Addendum: Reports from the Associated Press now say that meteorites from this event have been found near the Battle River along the rural Alberta-Saskatchewan border. And here’s a story from the Whitecourt Star on a much older crater that has now been identified in Alberta.

Comments on this entry are closed.

  • David November 29, 2008, 14:01

    Yes Yes! I think we may need Geo Engineering (a sun Shade?) for Global Warming too.
    Would not such efforts -A big shade and perhaps a laser for the asteriods have some other application as well?

  • ljk December 7, 2008, 0:38
  • ljk June 11, 2009, 15:45

    Space rock yields answers about origins of life on Earth

    By Wanda Vivequin

    June 2, 2009 – Edmonton, Alberta, Canada

    Formic acid, a compound implicated in the origins of life, has been found at record levels on a meteorite that fell onto a frozen Canadian lake in 2000.

    Chris Herd, a professor in the University of Alberta’s Department of Earth and Atmospheric Sciences and curator of the university’s meteorite collection, presented his research findings at the 2009 American Geophysical Union joint assembly in Toronto at the end of May.

    Herd conducted his analysis on the Tagish Lake Meteorite, which he has described as being possibly the “most important rock that’s ever been found anywhere on the Earth.”

    The U of A scientist found levels of formic acid that were four times higher than had previously been recorded on a meteorite. Formic acid is one of a group of compounds dubbed “organics” because they are rich in carbon. This compound is also commonly associated with ants and bees because of its presence in their venom.

    Herd said the delivery of formic acid and other carboxylic acids to the early Earth by meteorites like the one that fell on Tagish Lake in northern British Columbia would have provided the components needed for life, especially the fatty acids that are an important part of cell walls.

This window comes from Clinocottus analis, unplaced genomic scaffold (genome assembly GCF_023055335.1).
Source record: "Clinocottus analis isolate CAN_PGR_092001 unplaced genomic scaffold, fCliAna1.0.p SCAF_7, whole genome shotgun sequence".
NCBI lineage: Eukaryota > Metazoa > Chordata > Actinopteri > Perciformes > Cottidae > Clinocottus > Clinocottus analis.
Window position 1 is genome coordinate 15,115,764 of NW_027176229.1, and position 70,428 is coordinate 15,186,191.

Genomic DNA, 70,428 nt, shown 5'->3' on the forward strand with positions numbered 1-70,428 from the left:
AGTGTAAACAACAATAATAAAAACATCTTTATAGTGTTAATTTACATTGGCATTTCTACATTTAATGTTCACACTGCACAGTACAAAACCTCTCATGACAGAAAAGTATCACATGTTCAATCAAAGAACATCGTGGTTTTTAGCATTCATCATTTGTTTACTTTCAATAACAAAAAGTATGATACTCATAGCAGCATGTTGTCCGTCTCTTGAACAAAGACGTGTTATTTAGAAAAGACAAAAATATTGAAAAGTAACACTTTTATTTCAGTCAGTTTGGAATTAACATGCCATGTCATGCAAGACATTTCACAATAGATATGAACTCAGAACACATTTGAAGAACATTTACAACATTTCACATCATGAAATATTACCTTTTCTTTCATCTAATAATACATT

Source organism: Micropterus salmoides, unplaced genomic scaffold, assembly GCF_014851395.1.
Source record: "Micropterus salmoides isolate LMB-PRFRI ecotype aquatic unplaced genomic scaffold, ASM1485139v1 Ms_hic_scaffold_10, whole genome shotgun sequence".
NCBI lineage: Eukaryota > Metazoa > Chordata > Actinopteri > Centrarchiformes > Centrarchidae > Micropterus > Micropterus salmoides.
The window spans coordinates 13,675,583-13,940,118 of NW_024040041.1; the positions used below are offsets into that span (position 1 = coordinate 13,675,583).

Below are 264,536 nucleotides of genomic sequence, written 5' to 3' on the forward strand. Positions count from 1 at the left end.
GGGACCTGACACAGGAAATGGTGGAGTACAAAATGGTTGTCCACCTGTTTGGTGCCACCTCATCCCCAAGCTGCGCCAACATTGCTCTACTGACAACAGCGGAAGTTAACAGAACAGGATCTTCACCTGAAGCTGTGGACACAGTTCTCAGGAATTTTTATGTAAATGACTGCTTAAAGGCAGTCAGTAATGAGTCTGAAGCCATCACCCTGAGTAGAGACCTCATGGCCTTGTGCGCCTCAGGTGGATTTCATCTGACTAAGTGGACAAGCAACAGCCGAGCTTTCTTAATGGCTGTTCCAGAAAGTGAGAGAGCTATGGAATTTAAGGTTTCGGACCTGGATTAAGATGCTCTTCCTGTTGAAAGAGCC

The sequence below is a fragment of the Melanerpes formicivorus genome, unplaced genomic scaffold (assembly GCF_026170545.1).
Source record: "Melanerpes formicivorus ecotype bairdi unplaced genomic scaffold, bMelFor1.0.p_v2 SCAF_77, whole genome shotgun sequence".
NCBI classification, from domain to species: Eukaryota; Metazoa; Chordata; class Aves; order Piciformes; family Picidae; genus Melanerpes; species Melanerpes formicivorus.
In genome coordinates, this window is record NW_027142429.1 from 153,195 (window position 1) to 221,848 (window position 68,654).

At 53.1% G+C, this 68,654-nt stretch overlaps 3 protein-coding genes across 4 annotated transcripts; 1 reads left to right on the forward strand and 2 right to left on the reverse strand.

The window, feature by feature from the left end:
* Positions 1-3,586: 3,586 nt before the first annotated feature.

He said the ultimate source of formic acid may be interstellar space as this and related compounds have been observed astronomically in cold, molecular clouds as well as in comets.

    Full article here:


  • ljk November 24, 2010, 6:17

    A meteorite crater on Mt. Ararat?

    Authors: V.G.Gurzadyan, S.Aarseth

    (Submitted on 16 Nov 2010)

    Abstract: We briefly report on a crater on the western slope of Mt.Ararat. It is located in an area closed to foreigners at an altitude around 2100m with geographic coordinates 39\deg 47′ 30″N, 44\deg 14′ 40″E. The diameter of the crater is around 60-70m, the depth is up to 15m. The origin of the crater, either of meteorite impact or volcanic, including the evaluation of its age, will need detailed studies.

    Comments: 2 pages, 1 color image, to appear in The Observatory (February 2011)

    Subjects: Earth and Planetary Astrophysics (astro-ph.EP)

    Cite as: arXiv:1011.3715v1 [astro-ph.EP]

    Submission history

    From: V. G. Gurzadyan [view email]

    [v1] Tue, 16 Nov 2010 14:54:17 GMT (656kb)